CONCERNS have been raised about the removal of “wellbeing economy” from the ministerial portfolio following John Swinney’s appointment as First Minister.

Following Humza Yousaf’s victory in the SNP leadership election in 2023, Neil Gray was appointed as cabinet minister for wellbeing economy, fair work and energy.

However, following Swinney’s reshuffle there is no mention of wellbeing economy in any of the ministerial briefs. 

The term wellbeing economy was first introduced to the Scottish Government during Nicola Sturgeon’s tenure as first minister.

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It refers to a method of measuring the economy that isn’t solely reliant upon the growth of a nation’s Gross Domestic Product (GDP).

For example, the success of a nation’s economy may be measured by determining the safety, happiness or financial comfort of the population instead of just looking at GDP growth.

It has previously been defined by the Scottish Government as “an economic system operating within safe environmental limits, that serves the collective wellbeing of current and future generations first and foremost".

“Disappointed and concerned”

The Wellbeing Economy Alliance Scotland – which campaigns for an economy which exists in line with planetary boundaries and doesn’t promote infinite GDP growth – released a statement following the reshuffle which expressed concern about wellbeing economy being absent from any ministerial portfolio.

It said: “We are disappointed and concerned to see that the wellbeing economy name has been dropped from the new cabinet portfolio.

“We sincerely hope that changing the name does not imply a change in the Government's commitment to building a wellbeing economy in Scotland.”

Their concerns have been echoed by Gerard McCartney, professor of wellbeing economy at the University of Glasgow.

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He told The National that prioritising economic growth above all else put commitments on tackling climate change and poverty at serious risk.

“The worry is that this signals a prioritisation of economic growth at all costs,” he said.

“This would represent a return to a fairly neoclassical approach to understanding how the economy works and moves away from what will serve the interests of people and the planet.

“The risk is that the Scottish Government make all the same mistakes that have been made for the past 40 years. 

“Ultimately, that approach hasn’t delivered on achieving our climate goals, hasn’t reduced income or wealth inequalities, hasn’t allowed the transition away from fossil fuel intensive industries towards new alternatives, and hasn’t created the social and health benefits that we need.”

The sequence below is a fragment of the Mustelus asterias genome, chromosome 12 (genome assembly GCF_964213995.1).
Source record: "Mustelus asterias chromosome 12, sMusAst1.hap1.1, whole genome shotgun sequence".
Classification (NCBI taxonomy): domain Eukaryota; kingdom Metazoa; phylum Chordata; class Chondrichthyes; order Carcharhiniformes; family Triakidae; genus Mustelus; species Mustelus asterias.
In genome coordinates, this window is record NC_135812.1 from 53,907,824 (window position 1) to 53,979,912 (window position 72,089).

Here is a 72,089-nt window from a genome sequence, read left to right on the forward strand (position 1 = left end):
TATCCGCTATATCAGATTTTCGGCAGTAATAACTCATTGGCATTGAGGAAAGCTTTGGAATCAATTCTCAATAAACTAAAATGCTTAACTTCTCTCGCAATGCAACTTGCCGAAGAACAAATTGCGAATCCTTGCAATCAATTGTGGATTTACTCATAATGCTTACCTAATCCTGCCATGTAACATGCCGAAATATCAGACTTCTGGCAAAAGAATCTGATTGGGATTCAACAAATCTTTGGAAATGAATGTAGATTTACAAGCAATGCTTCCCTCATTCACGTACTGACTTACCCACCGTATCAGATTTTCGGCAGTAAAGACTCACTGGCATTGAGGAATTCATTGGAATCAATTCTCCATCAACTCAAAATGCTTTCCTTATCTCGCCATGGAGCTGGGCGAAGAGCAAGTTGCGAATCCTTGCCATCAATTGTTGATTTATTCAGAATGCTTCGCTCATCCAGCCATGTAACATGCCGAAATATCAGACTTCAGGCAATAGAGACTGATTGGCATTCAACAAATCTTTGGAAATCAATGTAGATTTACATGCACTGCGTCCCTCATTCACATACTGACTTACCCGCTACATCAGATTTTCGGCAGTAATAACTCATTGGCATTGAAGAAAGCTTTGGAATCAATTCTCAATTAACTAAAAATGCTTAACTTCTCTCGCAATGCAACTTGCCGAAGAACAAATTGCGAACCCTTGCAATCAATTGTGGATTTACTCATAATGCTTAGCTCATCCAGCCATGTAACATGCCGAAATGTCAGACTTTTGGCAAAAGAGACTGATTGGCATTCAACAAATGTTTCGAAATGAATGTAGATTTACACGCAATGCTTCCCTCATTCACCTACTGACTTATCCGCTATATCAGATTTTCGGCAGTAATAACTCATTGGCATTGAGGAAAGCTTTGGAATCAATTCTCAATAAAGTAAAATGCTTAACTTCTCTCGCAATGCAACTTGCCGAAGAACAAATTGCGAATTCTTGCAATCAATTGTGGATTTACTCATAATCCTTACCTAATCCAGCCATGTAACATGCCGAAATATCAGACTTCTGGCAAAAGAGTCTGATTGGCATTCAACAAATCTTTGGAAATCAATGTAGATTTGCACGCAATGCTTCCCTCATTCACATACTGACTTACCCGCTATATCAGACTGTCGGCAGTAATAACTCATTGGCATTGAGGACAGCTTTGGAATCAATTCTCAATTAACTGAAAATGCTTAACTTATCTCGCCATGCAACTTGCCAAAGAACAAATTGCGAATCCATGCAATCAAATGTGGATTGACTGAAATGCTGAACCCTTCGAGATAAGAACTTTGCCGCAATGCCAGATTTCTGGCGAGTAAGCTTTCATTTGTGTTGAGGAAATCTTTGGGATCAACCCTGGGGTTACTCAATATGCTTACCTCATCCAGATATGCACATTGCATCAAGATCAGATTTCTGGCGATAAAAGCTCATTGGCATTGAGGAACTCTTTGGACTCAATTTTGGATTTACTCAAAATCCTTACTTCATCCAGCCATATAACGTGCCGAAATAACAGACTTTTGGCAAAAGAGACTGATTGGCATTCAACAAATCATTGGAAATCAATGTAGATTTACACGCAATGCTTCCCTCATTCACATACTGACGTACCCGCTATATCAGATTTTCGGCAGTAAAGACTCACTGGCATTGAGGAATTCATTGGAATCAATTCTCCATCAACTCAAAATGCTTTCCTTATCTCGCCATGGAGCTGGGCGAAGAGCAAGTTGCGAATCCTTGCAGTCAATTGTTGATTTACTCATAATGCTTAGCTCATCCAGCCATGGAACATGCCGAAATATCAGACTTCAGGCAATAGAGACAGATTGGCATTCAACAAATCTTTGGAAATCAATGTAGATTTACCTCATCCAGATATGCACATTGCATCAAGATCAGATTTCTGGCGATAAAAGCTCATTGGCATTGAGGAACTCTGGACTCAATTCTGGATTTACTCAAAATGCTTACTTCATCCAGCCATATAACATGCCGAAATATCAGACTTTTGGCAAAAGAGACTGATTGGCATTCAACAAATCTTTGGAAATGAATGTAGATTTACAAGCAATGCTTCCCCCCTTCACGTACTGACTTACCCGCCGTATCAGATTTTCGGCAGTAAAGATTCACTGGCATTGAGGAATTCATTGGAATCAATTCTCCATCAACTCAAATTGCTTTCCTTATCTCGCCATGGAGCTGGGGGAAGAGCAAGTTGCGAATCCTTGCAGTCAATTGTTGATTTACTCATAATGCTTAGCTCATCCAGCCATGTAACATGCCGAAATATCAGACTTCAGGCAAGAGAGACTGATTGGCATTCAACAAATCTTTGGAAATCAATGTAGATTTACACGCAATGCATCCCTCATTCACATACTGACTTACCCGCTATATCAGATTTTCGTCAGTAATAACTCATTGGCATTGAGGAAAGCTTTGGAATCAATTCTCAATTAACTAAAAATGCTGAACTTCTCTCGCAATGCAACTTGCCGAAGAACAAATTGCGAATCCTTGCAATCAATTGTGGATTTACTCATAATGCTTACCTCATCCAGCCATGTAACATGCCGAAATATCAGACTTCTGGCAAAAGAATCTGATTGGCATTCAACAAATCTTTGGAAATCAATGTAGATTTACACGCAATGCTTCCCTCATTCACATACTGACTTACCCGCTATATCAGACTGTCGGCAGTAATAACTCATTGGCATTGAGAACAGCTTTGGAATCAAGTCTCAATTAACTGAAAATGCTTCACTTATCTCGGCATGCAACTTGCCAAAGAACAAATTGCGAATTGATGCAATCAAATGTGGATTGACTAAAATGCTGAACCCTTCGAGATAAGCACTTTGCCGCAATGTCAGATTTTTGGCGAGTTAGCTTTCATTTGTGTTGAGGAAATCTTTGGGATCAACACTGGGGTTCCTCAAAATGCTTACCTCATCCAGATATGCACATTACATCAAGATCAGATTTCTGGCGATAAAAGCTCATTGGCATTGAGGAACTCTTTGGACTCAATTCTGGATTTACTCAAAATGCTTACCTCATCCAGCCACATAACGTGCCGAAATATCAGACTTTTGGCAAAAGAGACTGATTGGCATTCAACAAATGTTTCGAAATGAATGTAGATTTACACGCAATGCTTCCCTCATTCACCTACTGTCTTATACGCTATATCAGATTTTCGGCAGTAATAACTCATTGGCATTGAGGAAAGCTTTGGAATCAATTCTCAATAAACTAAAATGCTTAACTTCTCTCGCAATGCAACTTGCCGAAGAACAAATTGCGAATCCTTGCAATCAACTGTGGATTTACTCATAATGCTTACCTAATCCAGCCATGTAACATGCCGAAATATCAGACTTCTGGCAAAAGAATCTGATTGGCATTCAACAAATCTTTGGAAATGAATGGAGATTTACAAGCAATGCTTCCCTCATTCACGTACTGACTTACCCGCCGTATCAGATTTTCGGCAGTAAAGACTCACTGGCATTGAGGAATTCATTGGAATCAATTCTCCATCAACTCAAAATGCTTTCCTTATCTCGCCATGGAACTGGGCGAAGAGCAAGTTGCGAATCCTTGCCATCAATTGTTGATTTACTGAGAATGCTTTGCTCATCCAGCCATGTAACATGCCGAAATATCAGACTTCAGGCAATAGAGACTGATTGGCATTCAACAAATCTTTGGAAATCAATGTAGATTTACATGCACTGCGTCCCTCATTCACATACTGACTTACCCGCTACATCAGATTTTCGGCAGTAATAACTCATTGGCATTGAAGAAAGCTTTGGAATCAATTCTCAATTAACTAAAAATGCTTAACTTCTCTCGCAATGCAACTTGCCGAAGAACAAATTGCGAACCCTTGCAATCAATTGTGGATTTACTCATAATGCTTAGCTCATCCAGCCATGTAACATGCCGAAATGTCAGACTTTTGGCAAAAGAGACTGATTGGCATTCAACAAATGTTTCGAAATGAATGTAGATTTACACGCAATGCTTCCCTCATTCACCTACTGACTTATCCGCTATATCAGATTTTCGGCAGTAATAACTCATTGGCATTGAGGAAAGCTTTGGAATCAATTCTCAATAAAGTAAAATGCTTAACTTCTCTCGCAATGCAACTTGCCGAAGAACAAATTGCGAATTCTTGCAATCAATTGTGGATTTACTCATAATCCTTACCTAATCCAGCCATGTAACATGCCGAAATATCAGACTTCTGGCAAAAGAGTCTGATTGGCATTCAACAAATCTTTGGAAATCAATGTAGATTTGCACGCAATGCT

Climate targets 

In 2022, the Scottish Government launched its Wellbeing Economy Monitor.

At the time then finance secretary Kate Forbes said it would be used alongside GDP to guide future economic decision making in Scotland.

Yet both Swinney and Forbes have emphasised driving economic growth as one of their main priorities in government.

McCartney said that while the economic situation facing Scotland was difficult and complicated by limited borrowing powers, there was no reason to suggest that a return to prioritising economic growth would help Scotland reach its climate targets or reduce pressure on public services.

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“We’ve had 14 years now of austerity policies across the UK, where public services have been disinvested in.

“That's been made all the more acute with the more recent inflationary pressures that have affected households but also public sector organisations.

“That’s the context in which this conversation is happening and that makes it very difficult for the Scottish Government with the limited borrowing powers it has.

“Nevertheless, if the Scottish Government were to move back towards an economy that simply tries to maximise economic growth, it will not prevent these problems from happening in the first place.

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“For example, an economy that's designed to be more equitable will have better health outcomes and will have lower carbon emissions as well as better social outcomes.

“Those, in turn, will reduce demands on public services and therefore save money for government.”

He added that a return to prioritising economic growth would be “short-sighted” and “leave us very vulnerable to the impacts of climate change and biodiversity loss, which will have almost innumerable consequences for the economy and for people.”

“To downplay that, or to neglect that in any way, I think it's highly problematic,” said McCartney.

“We've seen from international evidence that there's no country that's managed to decouple its carbon emissions from economic growth in absolute terms.

“So, what the Scottish Government are saying by both committing to maximising economic growth and saying they're going to achieve net zero is somewhat contradictory given that no other country has managed that decoupling in the past.”

A Scottish Government spokesperson said: "When the new ministerial team was appointed this week, a decision was taken to simplify job titles across government.

"The principles of a wellbeing economy continue to be a priority for the Scottish Government, and will be taken forward by the new Economy Secretary.”